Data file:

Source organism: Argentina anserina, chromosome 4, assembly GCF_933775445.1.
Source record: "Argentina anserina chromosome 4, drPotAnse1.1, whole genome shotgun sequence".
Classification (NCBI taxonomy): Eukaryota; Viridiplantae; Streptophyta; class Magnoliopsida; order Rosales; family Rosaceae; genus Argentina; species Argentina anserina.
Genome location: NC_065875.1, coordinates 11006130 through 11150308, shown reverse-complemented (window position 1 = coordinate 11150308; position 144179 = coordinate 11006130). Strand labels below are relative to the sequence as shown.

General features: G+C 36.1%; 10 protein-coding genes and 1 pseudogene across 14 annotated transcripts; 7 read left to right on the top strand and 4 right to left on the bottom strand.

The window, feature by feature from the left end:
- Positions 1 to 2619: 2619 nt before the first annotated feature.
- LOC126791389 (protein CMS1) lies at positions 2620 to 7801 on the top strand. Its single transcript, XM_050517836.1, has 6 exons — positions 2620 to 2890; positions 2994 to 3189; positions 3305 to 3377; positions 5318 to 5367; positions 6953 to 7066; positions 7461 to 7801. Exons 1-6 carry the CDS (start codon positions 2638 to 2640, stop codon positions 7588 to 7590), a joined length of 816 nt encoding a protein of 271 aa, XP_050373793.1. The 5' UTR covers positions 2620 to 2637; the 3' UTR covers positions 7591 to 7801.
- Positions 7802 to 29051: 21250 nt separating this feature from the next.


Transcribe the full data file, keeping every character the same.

Source organism: Argentina anserina, chromosome 4, assembly GCF_933775445.1.
Source record: "Argentina anserina chromosome 4, drPotAnse1.1, whole genome shotgun sequence".
Classification (NCBI taxonomy): Eukaryota; Viridiplantae; Streptophyta; class Magnoliopsida; order Rosales; family Rosaceae; genus Argentina; species Argentina anserina.
Genome location: NC_065875.1, coordinates 11006130 through 11150308, shown reverse-complemented (window position 1 = coordinate 11150308; position 144179 = coordinate 11006130). Strand labels below are relative to the sequence as shown.

General features: G+C 36.1%; 10 protein-coding genes and 1 pseudogene across 14 annotated transcripts; 7 read left to right on the top strand and 4 right to left on the bottom strand.

The window, feature by feature from the left end:
- Positions 1 to 2619: 2619 nt before the first annotated feature.
- LOC126791389 (protein CMS1) lies at positions 2620 to 7801 on the top strand. Its single transcript, XM_050517836.1, has 6 exons — positions 2620 to 2890; positions 2994 to 3189; positions 3305 to 3377; positions 5318 to 5367; positions 6953 to 7066; positions 7461 to 7801. Exons 1-6 carry the CDS (start codon positions 2638 to 2640, stop codon positions 7588 to 7590), a joined length of 816 nt encoding a protein of 271 aa, XP_050373793.1. The 5' UTR covers positions 2620 to 2637; the 3' UTR covers positions 7591 to 7801.
- Positions 7802 to 29051: 21250 nt separating this feature from the next.